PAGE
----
At Evanston, IL-based NorthShore University HealthSystem, patients can schedule appointments with almost every specialty, and also for services such as radiology and colonoscopies. “We allow both new patient and established patient scheduling, and some procedural scheduling,” says Cynthia LaCourt, MBA, MM, FACHE, CCS-P, assistant vice president of revenue cycle.

Patients can update demographic and insurance information, check in, verify registration information, upload insurance card images, and pay copays and outstanding balances. Patients also can auto-arrive for appointments, using their phones’ geolocation capabilities. Now, LaCourt’s department is going even further. “We recently implemented estimates,” she reports. Patients choose applicable physician and hospital services, and generate price quotes based on their insurance or as self-pay.

For some patient access areas, all this self-service means less call volume and less preregistration work. There is a caveat: Patients are looking for a quick, easy experience. If they do not get it, they will revert to the old, labor-intensive system. “If self-service is too cumbersome, with lots of questions and multiple steps, patients will pick up the phone and call because it’s easier,” LaCourt says.

To prevent this, patient access departments are investing in technology to give patients the self-service experience they expect. Indiana University (IU) Health is piloting IU Health Mobile Registration. These steps occur:

  • When a patient schedules an appointment, a text message is sent automatically shortly before that appointment.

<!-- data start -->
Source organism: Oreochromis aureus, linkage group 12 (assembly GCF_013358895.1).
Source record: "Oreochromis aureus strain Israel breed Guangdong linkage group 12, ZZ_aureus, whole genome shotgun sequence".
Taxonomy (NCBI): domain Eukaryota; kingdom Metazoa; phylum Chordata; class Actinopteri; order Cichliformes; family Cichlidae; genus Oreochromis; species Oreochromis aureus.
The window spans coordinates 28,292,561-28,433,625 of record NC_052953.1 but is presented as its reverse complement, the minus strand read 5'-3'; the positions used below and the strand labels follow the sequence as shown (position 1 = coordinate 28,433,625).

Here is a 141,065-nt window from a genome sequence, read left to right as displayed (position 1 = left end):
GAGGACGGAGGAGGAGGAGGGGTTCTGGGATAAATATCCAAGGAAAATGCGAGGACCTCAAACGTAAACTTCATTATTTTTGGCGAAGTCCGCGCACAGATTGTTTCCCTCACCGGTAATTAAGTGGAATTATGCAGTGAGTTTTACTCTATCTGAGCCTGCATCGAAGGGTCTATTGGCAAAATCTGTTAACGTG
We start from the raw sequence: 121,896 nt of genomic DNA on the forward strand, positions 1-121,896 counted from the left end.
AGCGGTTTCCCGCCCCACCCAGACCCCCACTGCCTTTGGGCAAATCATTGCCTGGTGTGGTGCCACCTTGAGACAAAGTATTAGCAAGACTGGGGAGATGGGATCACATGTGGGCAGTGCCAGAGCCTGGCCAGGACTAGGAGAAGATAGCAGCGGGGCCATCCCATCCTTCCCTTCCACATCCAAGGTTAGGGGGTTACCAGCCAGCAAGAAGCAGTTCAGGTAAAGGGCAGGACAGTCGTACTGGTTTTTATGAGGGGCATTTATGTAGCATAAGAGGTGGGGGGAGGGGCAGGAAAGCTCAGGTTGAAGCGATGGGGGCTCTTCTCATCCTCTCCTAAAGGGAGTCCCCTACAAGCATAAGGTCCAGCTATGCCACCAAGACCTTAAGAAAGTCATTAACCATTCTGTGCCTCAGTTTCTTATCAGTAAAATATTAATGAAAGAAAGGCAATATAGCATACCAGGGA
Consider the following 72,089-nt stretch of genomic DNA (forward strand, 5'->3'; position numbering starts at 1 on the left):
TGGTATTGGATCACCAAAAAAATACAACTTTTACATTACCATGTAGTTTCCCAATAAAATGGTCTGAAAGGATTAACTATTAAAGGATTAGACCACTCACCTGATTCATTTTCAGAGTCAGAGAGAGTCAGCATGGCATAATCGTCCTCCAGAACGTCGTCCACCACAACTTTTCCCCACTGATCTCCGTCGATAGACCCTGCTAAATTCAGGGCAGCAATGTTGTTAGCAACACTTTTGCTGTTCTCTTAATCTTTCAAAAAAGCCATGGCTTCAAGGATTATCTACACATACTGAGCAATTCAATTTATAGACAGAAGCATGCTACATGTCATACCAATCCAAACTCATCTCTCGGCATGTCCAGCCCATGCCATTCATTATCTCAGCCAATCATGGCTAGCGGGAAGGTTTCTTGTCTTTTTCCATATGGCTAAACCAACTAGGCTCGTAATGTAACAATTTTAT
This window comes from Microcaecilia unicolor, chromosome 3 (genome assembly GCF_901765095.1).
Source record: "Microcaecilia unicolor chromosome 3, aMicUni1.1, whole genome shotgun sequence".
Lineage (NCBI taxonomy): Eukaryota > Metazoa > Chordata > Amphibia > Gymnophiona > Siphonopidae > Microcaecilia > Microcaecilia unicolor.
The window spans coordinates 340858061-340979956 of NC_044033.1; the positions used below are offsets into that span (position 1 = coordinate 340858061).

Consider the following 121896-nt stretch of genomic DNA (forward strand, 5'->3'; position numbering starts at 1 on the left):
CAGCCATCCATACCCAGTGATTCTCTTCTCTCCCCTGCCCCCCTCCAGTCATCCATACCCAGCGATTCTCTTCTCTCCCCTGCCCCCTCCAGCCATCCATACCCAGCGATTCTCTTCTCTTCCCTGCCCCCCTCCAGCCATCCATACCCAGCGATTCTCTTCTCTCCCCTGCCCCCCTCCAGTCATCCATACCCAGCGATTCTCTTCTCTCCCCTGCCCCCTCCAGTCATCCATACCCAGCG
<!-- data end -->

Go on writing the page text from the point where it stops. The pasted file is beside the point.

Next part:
• At that point, the patient completes check-in. That includes securely submitting photos of government ID and insurance cards via their mobile device. Patients can add demographic information and e-sign required forms.
  • On the day of the appointment, patients receive an additional text. This allows them to check in from their mobile device when they are within one mile of the appointment address and one hour of the appointment time.

“This step alerts our care team to the patient’s arrival. We offer a concierge-style reception, and guide the patient to their appointment,” says D.J. Plavsic, MBA, CRCR, executive director of patient access and the revenue cycle.

For returning patients, the most recent registration information is prepopulated. Those patients look at what is on file and update as needed, without entering it all again. “This saves time for patients. All registration data and images feed directly into our electronic medical record system in real time,” Plavsic says.

IU Health is in the final stages of development for the Mobile Registration product, to be launched this spring.

“Across the industry, progress in deployment of this type of technology has been slowed due in part to complex systems architecture and a lack of ideal functionality,” Plavsic notes.

During the initial rollout, the focus was on scheduled appointments and insured patients. “We are looking forward to enhancements in future phases, with increased functionality,” Plavsic says.

Coming next: appointments with a broader range of patients, including children; unscheduled walk-ins; ED visits; and patient estimates delivered by text. “Our goal in 2021 is to have a one-stop shop mobile environment,” Plavsic reports. “Patients will perform all access-related functions — scheduling, registration, viewing estimates, and checking in — from the same platform.”